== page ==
When Someone You Know has Dementia
Practical Advice for Families and Caregivers
- ISBN: 9781771642156
- Tags: Dame Judi Dench, Health & Wellness, June Andrews,
- Dimensions: 5.5 x 8.5
- Published On: 20/05/2016
- 336 Pages
“Learning how to live well with dementia can be a daunting task. June Andrews understands this and offers sensible, trustworthy advice.” – Mary Schulz, Alzheimer Society of Canada
A practical guide to dealing with dementia by one of the world’s leading experts.
Around the world, almost 50 million people have dementia, and hundreds of millions of people are affected by the dementia of loved ones. Unlike other books that look at this condition purely from the perspective of caretakers, When Someone You Know Has Dementia provides insight into what it feels like to have dementia, how you can deal with it, and what you can do to keep it at bay. Packed with practical tips for providing what people with dementia or Alzheimer’s want and need, this guide will help ensure that they can stay well and happy as long as possible.
June Andrews is Professor Emeritus at the University of Stirling, Scotland, where she served as Director of the Dementia Services Development Centre for more than a decade. She is the co-author of 10 Helpful Hints for Carers, which has sold more than 65,000 copies.
Dame Judi Dench is an award-winning is an English actress and author. Her role as Iris Murdoch in the film Iris (2001) won critical acclaim for her moving portrayal of the writer's journey into dementia. Dame Judi is a patron of the Alzheimer's Society and an ambassador for those who help people with Alzheimer's and Dementia.
From the Introduction
This book is about dementia and what happens when someone is affected by it. The word dementia is used to describe the collection of warning signs that show up when your brain stops working as well as it used to. It is defined as dementia only if these signs continue to get worse, with a permanent deterioration over time. If you know about dementia, you will be better able to look after yourself or someone in your family who is affected by it.
Interest in dementia in the media has never been so great. Movies have been made about famous people who had dementia. Iris, starring Dame Judi Dench, tells the true story of the English novelist Iris Murdoch from her brilliant youth to her last days in a care home. The Iron Lady is a moving film that explores the former English prime minister Margaret Thatcher’s life through fragments of history that represent her disintegrating thinking and her recol¬lection clouded by dementia (plus some rather impressive hallucinations). Movies also explore ethical issues. Away from Her, Still Alice, and The Savages describe the dilemmas and family dynamics of caring. Although there is still stigma, this public airing means that people are more open about dementia and allow themselves to think about it more than they did in the past. This is all good.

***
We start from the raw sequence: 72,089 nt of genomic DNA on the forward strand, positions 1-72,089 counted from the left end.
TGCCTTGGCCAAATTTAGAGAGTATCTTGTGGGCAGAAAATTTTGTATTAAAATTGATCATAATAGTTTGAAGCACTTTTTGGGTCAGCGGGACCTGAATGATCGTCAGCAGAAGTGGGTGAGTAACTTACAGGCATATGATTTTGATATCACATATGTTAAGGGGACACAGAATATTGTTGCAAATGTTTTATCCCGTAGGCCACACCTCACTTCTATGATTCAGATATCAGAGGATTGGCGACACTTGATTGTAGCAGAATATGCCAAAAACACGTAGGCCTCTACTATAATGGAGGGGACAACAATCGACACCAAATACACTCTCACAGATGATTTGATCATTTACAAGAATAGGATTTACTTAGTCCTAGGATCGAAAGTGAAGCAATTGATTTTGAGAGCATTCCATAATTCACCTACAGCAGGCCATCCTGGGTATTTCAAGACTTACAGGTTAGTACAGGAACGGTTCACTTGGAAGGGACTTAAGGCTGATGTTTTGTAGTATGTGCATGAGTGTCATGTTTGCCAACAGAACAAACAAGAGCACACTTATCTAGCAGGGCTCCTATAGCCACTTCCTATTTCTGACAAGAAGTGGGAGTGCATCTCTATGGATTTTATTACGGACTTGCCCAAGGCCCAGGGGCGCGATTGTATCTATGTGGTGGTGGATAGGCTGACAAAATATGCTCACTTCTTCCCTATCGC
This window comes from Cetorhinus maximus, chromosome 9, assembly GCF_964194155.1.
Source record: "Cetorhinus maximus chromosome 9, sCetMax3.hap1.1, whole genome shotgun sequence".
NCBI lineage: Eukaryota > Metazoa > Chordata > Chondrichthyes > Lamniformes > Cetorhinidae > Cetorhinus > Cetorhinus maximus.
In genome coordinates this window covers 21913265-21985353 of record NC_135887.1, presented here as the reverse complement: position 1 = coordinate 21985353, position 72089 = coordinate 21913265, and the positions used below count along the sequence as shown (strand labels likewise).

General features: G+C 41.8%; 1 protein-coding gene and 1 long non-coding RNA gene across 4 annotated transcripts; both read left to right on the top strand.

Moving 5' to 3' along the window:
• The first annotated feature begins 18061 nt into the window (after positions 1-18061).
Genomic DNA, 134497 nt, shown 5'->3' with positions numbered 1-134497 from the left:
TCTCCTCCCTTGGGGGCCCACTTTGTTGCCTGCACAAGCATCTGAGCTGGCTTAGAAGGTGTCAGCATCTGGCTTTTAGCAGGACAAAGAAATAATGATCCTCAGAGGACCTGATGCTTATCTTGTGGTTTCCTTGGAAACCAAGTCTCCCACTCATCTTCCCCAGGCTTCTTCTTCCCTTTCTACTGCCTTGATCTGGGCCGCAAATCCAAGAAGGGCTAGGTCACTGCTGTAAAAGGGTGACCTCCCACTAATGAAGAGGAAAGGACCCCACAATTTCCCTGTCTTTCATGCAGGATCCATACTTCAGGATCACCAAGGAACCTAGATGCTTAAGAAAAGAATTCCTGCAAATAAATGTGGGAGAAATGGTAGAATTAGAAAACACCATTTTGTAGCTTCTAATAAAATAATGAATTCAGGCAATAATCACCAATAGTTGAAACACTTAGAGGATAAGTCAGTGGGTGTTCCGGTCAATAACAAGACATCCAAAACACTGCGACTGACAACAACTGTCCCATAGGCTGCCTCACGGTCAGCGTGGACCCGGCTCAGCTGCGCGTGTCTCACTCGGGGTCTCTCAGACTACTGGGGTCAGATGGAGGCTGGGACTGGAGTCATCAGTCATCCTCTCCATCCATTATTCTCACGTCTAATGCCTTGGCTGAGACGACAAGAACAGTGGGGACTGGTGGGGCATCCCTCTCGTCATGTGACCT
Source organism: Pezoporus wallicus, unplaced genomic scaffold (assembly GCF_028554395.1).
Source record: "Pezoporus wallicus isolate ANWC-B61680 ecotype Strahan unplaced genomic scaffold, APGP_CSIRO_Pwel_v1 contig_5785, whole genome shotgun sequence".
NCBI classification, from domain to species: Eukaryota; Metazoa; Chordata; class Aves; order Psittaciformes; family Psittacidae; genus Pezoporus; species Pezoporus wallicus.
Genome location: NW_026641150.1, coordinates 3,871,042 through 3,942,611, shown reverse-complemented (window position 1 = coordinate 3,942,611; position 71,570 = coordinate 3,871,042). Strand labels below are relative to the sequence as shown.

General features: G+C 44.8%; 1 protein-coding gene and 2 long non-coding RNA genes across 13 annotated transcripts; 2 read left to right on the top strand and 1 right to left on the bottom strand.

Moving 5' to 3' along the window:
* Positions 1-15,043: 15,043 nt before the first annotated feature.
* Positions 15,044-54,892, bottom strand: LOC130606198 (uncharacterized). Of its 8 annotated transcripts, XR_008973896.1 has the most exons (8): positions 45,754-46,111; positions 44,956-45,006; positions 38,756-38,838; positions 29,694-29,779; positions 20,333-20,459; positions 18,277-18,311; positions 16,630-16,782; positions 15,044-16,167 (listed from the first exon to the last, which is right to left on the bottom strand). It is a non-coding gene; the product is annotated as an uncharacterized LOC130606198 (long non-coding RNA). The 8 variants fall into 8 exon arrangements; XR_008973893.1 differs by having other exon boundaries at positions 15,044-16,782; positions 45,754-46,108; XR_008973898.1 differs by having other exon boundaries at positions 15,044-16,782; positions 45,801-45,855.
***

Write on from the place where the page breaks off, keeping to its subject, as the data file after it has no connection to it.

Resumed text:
Public figures affected by dementia in their families are recruited as champions by dementia charities and encouraged to talk publicly about dementia and to share their stories with other people. Often when I get into a cab and the driver asks me what I do, I hear a personal story about how dementia has affected their family. Once upon a time it was a shameful secret.
Nevertheless, it is almost impossible to get sensible advice about dementia. We are faced with waves of publicity on the subject as newspapers print misleading headlines implying that there will be miracle cures available almost immediately. Families affected by dementia live in fear of losing their entire life’s savings to care home fees. Television commercials encourage us to be positive about dementia while at the same time celebrities and thought leaders say that they’d rather have cancer, or that they believe they’d have a duty to kill themselves if they had dementia. Investigative reporters make TV shows out of the misery of vulnerable people who have been on the receiving end of bad care. Scandalous nursing-home stories ruin our confidence that there might be a place anywhere in which residents, even if they deteriorate, have the benefit of comfort and good cheer. The often-reported heartbreaking treatment of patients with dementia in hospital makes us afraid for ourselves and our older relatives.
In the middle of all this, thousands of people every year get the shocking news that someone in their family has dementia. For many of them, the experience unfolds as if no one has ever traveled this path before. They are in uncharted territory, often surrounded by professionals, family, and friends who don’t know a huge amount about the condition. For many people it is hard to know where to turn for sensible advice.